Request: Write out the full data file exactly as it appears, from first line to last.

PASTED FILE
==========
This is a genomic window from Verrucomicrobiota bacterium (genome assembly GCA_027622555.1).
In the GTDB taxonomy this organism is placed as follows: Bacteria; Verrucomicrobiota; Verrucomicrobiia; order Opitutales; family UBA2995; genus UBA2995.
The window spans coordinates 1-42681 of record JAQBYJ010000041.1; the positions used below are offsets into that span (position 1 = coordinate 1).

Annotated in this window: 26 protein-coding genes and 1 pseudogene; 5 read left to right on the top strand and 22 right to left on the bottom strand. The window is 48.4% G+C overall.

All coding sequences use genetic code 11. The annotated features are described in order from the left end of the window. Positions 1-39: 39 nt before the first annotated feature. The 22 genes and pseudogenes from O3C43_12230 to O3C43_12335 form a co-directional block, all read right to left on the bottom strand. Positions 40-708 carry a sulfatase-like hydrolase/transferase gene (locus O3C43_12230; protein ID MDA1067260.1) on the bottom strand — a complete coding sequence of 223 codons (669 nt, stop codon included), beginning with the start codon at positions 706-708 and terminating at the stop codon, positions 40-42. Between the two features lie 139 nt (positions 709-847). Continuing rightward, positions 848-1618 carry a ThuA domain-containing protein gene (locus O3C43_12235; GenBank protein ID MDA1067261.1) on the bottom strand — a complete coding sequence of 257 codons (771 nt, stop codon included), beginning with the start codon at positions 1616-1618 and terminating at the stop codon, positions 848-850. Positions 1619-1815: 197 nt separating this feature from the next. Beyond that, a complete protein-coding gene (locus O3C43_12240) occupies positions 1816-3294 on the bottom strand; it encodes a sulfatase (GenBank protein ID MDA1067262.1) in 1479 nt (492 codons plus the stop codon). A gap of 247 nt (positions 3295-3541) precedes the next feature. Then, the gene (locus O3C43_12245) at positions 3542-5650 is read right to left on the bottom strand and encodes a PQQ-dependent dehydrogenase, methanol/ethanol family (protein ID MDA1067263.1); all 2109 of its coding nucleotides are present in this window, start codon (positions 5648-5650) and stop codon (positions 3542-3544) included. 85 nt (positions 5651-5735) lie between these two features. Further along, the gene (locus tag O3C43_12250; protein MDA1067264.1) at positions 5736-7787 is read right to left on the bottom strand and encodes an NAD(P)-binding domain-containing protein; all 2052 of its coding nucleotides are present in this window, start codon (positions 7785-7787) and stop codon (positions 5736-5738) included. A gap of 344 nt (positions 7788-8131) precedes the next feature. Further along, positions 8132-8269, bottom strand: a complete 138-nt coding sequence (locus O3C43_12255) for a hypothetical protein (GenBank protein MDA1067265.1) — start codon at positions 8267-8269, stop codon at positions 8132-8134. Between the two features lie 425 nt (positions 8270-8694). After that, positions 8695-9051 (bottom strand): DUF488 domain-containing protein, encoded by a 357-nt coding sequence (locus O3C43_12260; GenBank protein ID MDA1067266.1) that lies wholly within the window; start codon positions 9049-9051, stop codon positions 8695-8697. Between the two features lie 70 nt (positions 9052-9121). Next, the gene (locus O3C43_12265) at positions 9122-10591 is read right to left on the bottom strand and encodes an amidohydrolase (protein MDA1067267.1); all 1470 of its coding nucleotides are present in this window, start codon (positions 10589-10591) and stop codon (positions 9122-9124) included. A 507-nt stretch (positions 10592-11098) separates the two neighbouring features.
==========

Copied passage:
This is a genomic window from Verrucomicrobiota bacterium (genome assembly GCA_027622555.1).
In the GTDB taxonomy this organism is placed as follows: Bacteria; Verrucomicrobiota; Verrucomicrobiia; order Opitutales; family UBA2995; genus UBA2995.
The window spans coordinates 1-42681 of record JAQBYJ010000041.1; the positions used below are offsets into that span (position 1 = coordinate 1).

Annotated in this window: 26 protein-coding genes and 1 pseudogene; 5 read left to right on the top strand and 22 right to left on the bottom strand. The window is 48.4% G+C overall.

All coding sequences use genetic code 11. The annotated features are described in order from the left end of the window. Positions 1-39: 39 nt before the first annotated feature. The 22 genes and pseudogenes from O3C43_12230 to O3C43_12335 form a co-directional block, all read right to left on the bottom strand. Positions 40-708 carry a sulfatase-like hydrolase/transferase gene (locus O3C43_12230; protein ID MDA1067260.1) on the bottom strand — a complete coding sequence of 223 codons (669 nt, stop codon included), beginning with the start codon at positions 706-708 and terminating at the stop codon, positions 40-42. Between the two features lie 139 nt (positions 709-847). Continuing rightward, positions 848-1618 carry a ThuA domain-containing protein gene (locus O3C43_12235; GenBank protein ID MDA1067261.1) on the bottom strand — a complete coding sequence of 257 codons (771 nt, stop codon included), beginning with the start codon at positions 1616-1618 and terminating at the stop codon, positions 848-850. Positions 1619-1815: 197 nt separating this feature from the next. Beyond that, a complete protein-coding gene (locus O3C43_12240) occupies positions 1816-3294 on the bottom strand; it encodes a sulfatase (GenBank protein ID MDA1067262.1) in 1479 nt (492 codons plus the stop codon). A gap of 247 nt (positions 3295-3541) precedes the next feature. Then, the gene (locus O3C43_12245) at positions 3542-5650 is read right to left on the bottom strand and encodes a PQQ-dependent dehydrogenase, methanol/ethanol family (protein ID MDA1067263.1); all 2109 of its coding nucleotides are present in this window, start codon (positions 5648-5650) and stop codon (positions 3542-3544) included. 85 nt (positions 5651-5735) lie between these two features. Further along, the gene (locus tag O3C43_12250; protein MDA1067264.1) at positions 5736-7787 is read right to left on the bottom strand and encodes an NAD(P)-binding domain-containing protein; all 2052 of its coding nucleotides are present in this window, start codon (positions 7785-7787) and stop codon (positions 5736-5738) included. A gap of 344 nt (positions 7788-8131) precedes the next feature. Further along, positions 8132-8269, bottom strand: a complete 138-nt coding sequence (locus O3C43_12255) for a hypothetical protein (GenBank protein MDA1067265.1) — start codon at positions 8267-8269, stop codon at positions 8132-8134. Between the two features lie 425 nt (positions 8270-8694). After that, positions 8695-9051 (bottom strand): DUF488 domain-containing protein, encoded by a 357-nt coding sequence (locus O3C43_12260; GenBank protein ID MDA1067266.1) that lies wholly within the window; start codon positions 9049-9051, stop codon positions 8695-8697. Between the two features lie 70 nt (positions 9052-9121). Next, the gene (locus O3C43_12265) at positions 9122-10591 is read right to left on the bottom strand and encodes an amidohydrolase (protein MDA1067267.1); all 1470 of its coding nucleotides are present in this window, start codon (positions 10589-10591) and stop codon (positions 9122-9124) included. A 507-nt stretch (positions 10592-11098) separates the two neighbouring features.